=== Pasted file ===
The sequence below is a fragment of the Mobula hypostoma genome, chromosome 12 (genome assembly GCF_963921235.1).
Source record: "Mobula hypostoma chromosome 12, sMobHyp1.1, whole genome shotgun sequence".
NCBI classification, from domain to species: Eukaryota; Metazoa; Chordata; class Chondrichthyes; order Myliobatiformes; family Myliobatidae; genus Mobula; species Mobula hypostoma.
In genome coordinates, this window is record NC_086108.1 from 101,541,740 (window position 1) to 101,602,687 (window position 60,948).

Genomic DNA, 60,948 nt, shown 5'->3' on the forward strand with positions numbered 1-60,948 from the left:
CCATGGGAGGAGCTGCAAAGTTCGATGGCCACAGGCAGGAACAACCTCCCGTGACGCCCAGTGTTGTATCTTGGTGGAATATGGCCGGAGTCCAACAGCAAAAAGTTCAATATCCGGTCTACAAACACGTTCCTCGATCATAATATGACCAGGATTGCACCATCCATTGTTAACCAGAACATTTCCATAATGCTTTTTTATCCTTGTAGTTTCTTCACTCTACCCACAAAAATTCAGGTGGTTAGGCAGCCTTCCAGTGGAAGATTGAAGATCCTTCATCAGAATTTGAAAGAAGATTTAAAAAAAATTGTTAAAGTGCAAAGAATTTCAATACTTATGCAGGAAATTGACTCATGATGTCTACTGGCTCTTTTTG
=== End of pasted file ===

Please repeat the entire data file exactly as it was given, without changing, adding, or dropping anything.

The sequence below is a fragment of the Mobula hypostoma genome, chromosome 12 (genome assembly GCF_963921235.1).
Source record: "Mobula hypostoma chromosome 12, sMobHyp1.1, whole genome shotgun sequence".
NCBI classification, from domain to species: Eukaryota; Metazoa; Chordata; class Chondrichthyes; order Myliobatiformes; family Myliobatidae; genus Mobula; species Mobula hypostoma.
In genome coordinates, this window is record NC_086108.1 from 101,541,740 (window position 1) to 101,602,687 (window position 60,948).

Genomic DNA, 60,948 nt, shown 5'->3' on the forward strand with positions numbered 1-60,948 from the left:
CCATGGGAGGAGCTGCAAAGTTCGATGGCCACAGGCAGGAACAACCTCCCGTGACGCCCAGTGTTGTATCTTGGTGGAATATGGCCGGAGTCCAACAGCAAAAAGTTCAATATCCGGTCTACAAACACGTTCCTCGATCATAATATGACCAGGATTGCACCATCCATTGTTAACCAGAACATTTCCATAATGCTTTTTTATCCTTGTAGTTTCTTCACTCTACCCACAAAAATTCAGGTGGTTAGGCAGCCTTCCAGTGGAAGATTGAAGATCCTTCATCAGAATTTGAAAGAAGATTTAAAAAAAATTGTTAAAGTGCAAAGAATTTCAATACTTATGCAGGAAATTGACTCATGATGTCTACTGGCTCTTTTTG